518.720.3333Troy, NY

518.306.6268Saratoga Springs, NY


< Back to Insights & Perspectives

January Inflation In The Spotlight

Written by: Frank Fazio

Recent market volatility has been mostly due to fears over rising inflation. This morning’s CPI report, a widely used measure of inflation, came in slightly ahead of expectations and did not alleviate these fears. For the month of January, CPI rose 0.5% versus an expected rise of 0.3%. Core CPI, which excludes volatile food and energy costs, rose 0.3% versus and expected 0.2%. On a year-over-year basis, Core CPI rose 1.8% versus and expected rise of 1.7%, which remains below the Federal Reserve’s stated target of 2%. Although higher than expected, these figures do not signal runaway inflation. Retail sales were also released this morning, and fell more than expected in January, with December’s data revised lower. Both reports weighed on stock markets to start the day, and caused the 10-year U.S. Treasury bond yield to increase to 2.88%.

Higher-than-expected inflation and weakness in retail sales in January are not an ideal start to the year when coupled with the recent bout of volatility. However, this morning’s data does not signal a compelling trend. Inflation pressures are certainly rising, which is to be expected with an economy growing at a 2.5-3% pace. However both headline and core figures do not suggest the pressure is growing at an alarming rate. Furthermore, the weakness in retail sales may be due to two factors, one being adverse weather in January at the start of the month, and the other could be attributed to a pause in spending after a strong Fourth Quarter.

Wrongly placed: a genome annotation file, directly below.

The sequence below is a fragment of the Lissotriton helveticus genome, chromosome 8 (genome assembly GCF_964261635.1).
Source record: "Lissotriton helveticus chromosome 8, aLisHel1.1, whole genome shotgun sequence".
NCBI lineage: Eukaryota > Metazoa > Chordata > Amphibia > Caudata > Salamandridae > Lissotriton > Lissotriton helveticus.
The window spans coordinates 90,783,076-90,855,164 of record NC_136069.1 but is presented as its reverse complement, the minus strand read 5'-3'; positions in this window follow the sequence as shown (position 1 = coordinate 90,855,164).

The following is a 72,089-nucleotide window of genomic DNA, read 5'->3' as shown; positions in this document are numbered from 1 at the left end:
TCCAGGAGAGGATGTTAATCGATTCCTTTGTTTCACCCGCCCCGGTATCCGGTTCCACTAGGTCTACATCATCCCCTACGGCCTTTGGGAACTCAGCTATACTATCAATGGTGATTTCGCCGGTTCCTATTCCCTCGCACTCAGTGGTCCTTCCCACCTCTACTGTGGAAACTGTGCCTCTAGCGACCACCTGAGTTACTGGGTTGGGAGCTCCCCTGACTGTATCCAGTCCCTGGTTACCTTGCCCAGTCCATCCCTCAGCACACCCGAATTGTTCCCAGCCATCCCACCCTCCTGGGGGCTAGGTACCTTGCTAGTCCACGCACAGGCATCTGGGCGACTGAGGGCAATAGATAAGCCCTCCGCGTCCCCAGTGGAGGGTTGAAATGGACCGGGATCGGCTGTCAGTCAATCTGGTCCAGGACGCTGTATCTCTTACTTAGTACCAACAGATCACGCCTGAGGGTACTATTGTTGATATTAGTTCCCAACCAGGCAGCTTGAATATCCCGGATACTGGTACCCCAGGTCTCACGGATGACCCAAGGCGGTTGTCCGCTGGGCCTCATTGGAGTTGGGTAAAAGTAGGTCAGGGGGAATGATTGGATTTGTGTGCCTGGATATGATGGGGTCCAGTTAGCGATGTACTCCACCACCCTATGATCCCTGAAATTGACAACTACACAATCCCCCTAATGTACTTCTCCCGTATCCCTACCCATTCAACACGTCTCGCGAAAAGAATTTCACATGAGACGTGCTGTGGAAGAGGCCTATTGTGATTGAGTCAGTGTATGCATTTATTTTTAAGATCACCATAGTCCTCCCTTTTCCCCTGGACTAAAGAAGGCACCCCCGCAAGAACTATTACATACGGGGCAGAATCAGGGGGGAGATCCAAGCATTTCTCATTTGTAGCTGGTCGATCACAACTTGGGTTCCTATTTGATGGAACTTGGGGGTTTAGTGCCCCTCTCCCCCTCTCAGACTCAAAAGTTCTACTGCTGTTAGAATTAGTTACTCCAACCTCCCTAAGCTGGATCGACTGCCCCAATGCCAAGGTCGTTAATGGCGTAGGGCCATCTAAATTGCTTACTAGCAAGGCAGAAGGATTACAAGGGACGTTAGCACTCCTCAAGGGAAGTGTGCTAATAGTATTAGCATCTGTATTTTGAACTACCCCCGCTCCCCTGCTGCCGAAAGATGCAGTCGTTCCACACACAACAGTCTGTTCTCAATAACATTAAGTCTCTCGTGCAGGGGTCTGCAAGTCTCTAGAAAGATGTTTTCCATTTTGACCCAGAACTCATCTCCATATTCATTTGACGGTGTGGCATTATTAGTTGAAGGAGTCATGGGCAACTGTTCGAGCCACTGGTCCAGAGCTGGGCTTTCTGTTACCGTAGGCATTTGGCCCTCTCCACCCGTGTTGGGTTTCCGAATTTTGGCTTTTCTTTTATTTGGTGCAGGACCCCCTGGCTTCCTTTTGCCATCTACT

It is important during this period of volatility to assess your tolerance for risk. We do not see this selloff as indicative of a larger downturn. Although we entered a market correction (10% decline) last week, the last three days of positive performance has taken markets out of correction territory. Given our expectation for higher yields over time, we remain underweight fixed income relative to equities and believe the probability of recession here in the U.S. remains low. We have been using recent volatility as an opportunity to put cash to work in client portfolios, and add to areas we believe have good long term growth prospects.